She lived on Seymour Avenue, not far from where the semi-mummified remains were discovered.

Another sad case to reach Crowley was that of June Lacomb, who disappeared without a trace sometime in the 1940s, leaving her son a veritable orphan. Then there was Sarah Marie Weatherill, 42, of Napier Street, who seemed to drop off the face of the earth in September 1949.

Weatherill left behind her husband William and three children — Bobby, 11, George, 13, and Anna, 16, who suffered from arthritis.

Of particular interest to Crowley was the plight of Dorothy (Dottie) Cox, who was about 40 when she vanished in February or March of 1943. Years before Crowley began his search, Dottie’s parents hired a private investigator to track her down, with no success.

Her family was excited when Crowley released a police composite photo prepared by forensic expert Betty Clark.

Clark used skull measurements to create a computer-generated image of the woman found under the concrete, which Crowley considered to be “almost identical” to a headshot he obtained of Dottie.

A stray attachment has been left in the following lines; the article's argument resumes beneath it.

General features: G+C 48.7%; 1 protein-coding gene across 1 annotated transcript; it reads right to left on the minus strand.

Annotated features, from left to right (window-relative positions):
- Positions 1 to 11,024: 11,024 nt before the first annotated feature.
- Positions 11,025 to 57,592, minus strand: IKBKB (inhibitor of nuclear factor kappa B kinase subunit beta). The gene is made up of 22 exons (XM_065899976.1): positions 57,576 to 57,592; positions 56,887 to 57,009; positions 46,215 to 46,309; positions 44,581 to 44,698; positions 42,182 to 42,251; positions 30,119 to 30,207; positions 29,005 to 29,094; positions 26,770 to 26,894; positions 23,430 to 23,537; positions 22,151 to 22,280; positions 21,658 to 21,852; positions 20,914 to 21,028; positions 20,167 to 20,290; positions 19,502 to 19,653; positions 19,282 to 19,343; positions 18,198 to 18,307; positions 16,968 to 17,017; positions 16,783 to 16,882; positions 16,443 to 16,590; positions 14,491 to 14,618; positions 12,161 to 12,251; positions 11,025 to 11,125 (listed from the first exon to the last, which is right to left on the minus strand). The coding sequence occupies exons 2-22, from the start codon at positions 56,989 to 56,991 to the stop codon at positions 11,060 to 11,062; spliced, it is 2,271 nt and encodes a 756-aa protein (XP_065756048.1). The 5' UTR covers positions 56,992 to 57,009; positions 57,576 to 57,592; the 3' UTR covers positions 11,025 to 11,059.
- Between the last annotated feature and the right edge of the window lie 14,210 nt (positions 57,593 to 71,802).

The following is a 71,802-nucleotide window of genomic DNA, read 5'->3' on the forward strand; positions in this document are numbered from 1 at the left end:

Dottie left home to visit her mother in Cooksville and just disappeared.

Dottie sounded a lot like the women found under the concrete. She was 5 feet tall, 110 lbs., pale, with reddish hair. When last seen, she was wearing a blue dress and dark, fur-trimmed coat and black Tam hat.

Crowley heard that she had lived with her husband Henry Victor Cox at 29 Queensdale Avenue in the Danforth Village-East York area, just a couple of blocks from the car dealership where the body was found.

Her husband was an English-born blacksmith’s helper who worked for the Canadian National Railways.

He was about 10 years older than Dottie, who gave birth to two sons with Henry and also looked after his three sons from a previous marriage.

Crowley heard that the couple often argued.

They also often drank at the nearby Linsmore Hotel on the Danforth and Crowley determined that was likely where she was last seen alive.

Henry died of natural causes in 1946. After Dottie’s disappearance, her 19-year-old stepson joined the Army and another stepson went into the care of relatives.